The Dortmunder U

6. The Dortmunder U Then and Now

Sometimes old buildings are no longer used for what they were built for. But if you don’t want to tear them down, then you need a new idea for what happens next with them. What needs to be rebuilt and renovated? Who is moving in? What can be done there later? Ten years ago, a lot was rebuilt on and inside the Dortmunder U Center for Arts and Creativity. On a tour of the building, we look for traces of the old industrial building and discover what can be seen inside and right at the top of it today.


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Location & approach

The campus of TU Dort­mund Uni­ver­sity is located close to interstate junction Dort­mund West, where the Sauerlandlinie A 45 (Frankfurt-Dort­mund) crosses the Ruhrschnellweg B 1 / A 40. The best interstate exit to take from A 45 is “Dort­mund-Eichlinghofen” (closer to South Cam­pus), and from B 1 / A 40 “Dort­mund-Dorstfeld” (closer to North Cam­pus). Signs for the uni­ver­si­ty are located at both exits. Also, there is a new exit before you pass over the B 1-bridge leading into Dort­mund.

To get from North Cam­pus to South Cam­pus by car, there is the connection via Vo­gel­pothsweg/Baroper Straße. We recommend you leave your car on one of the parking lots at North Cam­pus and use the H-Bahn (suspended monorail system), which conveniently connects the two campuses.


TU Dort­mund Uni­ver­sity has its own train station (“Dort­mund Uni­ver­si­tät”). From there, suburban trains (S-Bahn) leave for Dort­mund main station (“Dort­mund Hauptbahnhof”) and Düsseldorf main station via the “Düsseldorf Airport Train Station” (take S-Bahn number 1, which leaves every 15 or 30 minutes). The uni­ver­si­ty is easily reached from Bo­chum, Essen, Mülheim an der Ruhr and Duis­burg.

You can also take the bus or subway train from Dort­mund city to the uni­ver­si­ty: From Dort­mund main station, you can take any train bound for the Station “Stadtgarten”, usually lines U41, U45, U 47 and U49. At “Stadtgarten” you switch trains and get on line U42 towards “Hombruch”. Look out for the Station “An der Palmweide”. From the bus stop just across the road, busses bound for TU Dort­mund Uni­ver­sity leave every ten minutes (445, 447 and 462). Another option is to take the subway routes U41, U45, U47 and U49 from Dort­mund main station to the stop “Dort­mund Kampstraße”. From there, take U43 or U44 to the stop “Dort­mund Wittener Straße”. Switch to bus line 447 and get off at “Dort­mund Uni­ver­si­tät S”.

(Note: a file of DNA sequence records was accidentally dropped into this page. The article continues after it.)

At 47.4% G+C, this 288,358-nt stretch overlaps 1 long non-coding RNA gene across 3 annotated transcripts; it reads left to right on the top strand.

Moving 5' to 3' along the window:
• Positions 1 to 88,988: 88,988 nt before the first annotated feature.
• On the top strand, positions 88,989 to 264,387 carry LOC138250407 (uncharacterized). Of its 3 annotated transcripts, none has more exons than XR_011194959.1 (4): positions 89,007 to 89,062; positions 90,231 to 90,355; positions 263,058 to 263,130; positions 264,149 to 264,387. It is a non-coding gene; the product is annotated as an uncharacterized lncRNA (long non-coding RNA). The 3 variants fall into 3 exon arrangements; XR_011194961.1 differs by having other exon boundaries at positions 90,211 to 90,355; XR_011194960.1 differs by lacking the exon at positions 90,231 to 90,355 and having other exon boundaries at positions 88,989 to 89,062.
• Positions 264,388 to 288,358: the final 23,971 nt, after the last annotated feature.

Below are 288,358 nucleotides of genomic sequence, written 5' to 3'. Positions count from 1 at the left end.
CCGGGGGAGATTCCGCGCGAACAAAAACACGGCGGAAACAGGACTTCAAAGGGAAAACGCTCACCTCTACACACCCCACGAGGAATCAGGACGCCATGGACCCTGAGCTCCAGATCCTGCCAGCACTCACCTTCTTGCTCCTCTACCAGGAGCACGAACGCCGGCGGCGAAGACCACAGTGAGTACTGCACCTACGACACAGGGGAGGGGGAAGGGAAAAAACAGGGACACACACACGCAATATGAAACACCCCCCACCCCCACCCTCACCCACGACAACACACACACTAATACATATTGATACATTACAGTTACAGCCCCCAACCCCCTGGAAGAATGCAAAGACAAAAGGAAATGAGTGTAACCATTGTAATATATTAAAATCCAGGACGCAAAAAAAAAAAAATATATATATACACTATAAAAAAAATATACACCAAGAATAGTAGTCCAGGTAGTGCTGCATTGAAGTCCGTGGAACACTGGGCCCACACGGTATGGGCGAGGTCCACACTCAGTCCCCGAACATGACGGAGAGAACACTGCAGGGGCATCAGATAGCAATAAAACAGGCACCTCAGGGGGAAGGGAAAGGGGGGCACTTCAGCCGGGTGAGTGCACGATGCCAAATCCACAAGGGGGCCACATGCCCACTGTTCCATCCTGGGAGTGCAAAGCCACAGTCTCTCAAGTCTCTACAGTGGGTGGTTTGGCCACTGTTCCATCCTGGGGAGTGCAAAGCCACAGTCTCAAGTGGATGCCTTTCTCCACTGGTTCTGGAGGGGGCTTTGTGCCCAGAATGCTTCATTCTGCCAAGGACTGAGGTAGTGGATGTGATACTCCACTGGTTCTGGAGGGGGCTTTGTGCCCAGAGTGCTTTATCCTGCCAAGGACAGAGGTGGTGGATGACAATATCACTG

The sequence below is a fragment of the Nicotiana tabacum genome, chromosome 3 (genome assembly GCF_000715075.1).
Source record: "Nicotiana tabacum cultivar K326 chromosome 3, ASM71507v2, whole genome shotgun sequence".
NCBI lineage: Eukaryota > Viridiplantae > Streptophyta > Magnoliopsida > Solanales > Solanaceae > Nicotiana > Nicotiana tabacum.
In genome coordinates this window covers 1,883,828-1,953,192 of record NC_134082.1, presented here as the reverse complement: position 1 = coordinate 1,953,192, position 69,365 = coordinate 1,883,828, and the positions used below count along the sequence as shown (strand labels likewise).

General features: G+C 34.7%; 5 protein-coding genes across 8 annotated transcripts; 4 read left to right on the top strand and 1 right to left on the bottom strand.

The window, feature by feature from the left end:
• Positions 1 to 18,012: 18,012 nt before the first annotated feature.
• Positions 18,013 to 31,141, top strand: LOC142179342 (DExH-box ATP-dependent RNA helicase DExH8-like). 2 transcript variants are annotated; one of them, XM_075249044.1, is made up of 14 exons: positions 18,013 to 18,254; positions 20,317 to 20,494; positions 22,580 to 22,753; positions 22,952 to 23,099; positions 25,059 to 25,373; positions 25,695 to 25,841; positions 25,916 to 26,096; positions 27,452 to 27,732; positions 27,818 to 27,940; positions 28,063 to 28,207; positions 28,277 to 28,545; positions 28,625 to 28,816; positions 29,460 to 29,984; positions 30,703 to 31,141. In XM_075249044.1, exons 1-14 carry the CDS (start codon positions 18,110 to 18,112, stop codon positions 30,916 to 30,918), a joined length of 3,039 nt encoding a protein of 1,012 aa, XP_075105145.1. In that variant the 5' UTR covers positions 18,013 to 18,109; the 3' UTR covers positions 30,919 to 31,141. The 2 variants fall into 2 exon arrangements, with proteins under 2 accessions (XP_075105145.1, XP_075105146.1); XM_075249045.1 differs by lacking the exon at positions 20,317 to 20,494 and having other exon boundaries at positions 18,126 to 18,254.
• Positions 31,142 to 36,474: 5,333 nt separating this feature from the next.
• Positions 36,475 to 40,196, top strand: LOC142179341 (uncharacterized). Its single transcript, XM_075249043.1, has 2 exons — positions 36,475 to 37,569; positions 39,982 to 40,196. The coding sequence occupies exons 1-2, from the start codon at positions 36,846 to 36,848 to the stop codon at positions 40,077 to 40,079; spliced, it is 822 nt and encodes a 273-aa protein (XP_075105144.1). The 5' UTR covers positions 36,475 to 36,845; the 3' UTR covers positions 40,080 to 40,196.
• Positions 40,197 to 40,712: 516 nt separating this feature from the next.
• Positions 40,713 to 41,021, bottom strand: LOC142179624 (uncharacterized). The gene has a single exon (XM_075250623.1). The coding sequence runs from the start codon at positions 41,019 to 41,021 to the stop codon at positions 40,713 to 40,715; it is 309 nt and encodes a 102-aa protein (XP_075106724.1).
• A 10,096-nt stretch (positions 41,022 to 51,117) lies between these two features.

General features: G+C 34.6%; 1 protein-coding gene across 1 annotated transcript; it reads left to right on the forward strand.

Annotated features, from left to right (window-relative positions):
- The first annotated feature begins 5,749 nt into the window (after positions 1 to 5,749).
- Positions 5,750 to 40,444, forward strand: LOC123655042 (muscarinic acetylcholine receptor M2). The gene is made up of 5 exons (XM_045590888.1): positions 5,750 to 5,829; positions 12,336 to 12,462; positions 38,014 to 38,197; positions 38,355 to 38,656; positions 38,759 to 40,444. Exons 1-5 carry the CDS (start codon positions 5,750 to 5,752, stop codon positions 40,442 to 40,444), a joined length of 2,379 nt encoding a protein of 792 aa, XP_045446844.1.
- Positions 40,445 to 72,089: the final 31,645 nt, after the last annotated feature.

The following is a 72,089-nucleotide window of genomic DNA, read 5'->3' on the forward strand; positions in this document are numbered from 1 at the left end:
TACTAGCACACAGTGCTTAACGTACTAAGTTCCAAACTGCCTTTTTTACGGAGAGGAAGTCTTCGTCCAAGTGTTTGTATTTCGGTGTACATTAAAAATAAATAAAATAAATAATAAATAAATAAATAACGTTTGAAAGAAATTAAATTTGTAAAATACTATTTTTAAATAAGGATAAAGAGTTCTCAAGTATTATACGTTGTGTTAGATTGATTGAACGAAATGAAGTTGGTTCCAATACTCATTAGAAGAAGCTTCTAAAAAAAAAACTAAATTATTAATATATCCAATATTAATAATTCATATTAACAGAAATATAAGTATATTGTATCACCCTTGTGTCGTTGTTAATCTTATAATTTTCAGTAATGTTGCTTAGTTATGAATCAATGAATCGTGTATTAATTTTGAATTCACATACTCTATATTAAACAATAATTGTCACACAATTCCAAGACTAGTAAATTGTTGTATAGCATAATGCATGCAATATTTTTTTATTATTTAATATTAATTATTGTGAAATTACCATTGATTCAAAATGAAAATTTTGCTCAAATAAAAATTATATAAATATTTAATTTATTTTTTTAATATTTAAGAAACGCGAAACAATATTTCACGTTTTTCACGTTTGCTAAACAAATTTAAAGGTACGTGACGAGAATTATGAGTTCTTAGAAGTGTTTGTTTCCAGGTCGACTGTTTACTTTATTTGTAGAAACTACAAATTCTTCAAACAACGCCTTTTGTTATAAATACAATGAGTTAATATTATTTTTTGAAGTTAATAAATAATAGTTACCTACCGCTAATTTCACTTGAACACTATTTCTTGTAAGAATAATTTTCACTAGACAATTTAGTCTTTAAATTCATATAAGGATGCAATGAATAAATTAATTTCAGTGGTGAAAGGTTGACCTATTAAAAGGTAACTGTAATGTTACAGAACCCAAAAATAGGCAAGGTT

The AirportExpress is a fast and convenient means of transport from Dort­mund Airport (DTM) to Dort­mund Central Station, taking you there in little more than 20 minutes. From Dort­mund Central Station, you can continue to the uni­ver­si­ty campus by interurban railway (S-Bahn). A larger range of in­ter­na­tio­nal flight connections is offered at Düsseldorf Airport (DUS), which is about 60 kilometres away and can be directly reached by S-Bahn from the uni­ver­si­ty station.


The H-Bahn is one of the hallmarks of TU Dort­mund Uni­ver­sity. There are two stations on North Cam­pus. One (“Dort­mund Uni­ver­si­tät S”) is directly located at the suburban train stop, which connects the uni­ver­si­ty directly with the city of Dort­mund and the rest of the Ruhr Area. Also from this station, there are connections to the “Technologiepark” and (via South Cam­pus) Eichlinghofen. The other station is located at the dining hall at North Cam­pus and offers a direct connection to South Cam­pus every five minutes.


The facilities of TU Dort­mund Uni­ver­sity are spread over two campuses, the larger Cam­pus North and the smaller Cam­pus South. Additionally, some areas of the uni­ver­si­ty are located in the adjacent “Technologiepark”.

Site Map of TU Dort­mund Uni­ver­sity (Second Page in English).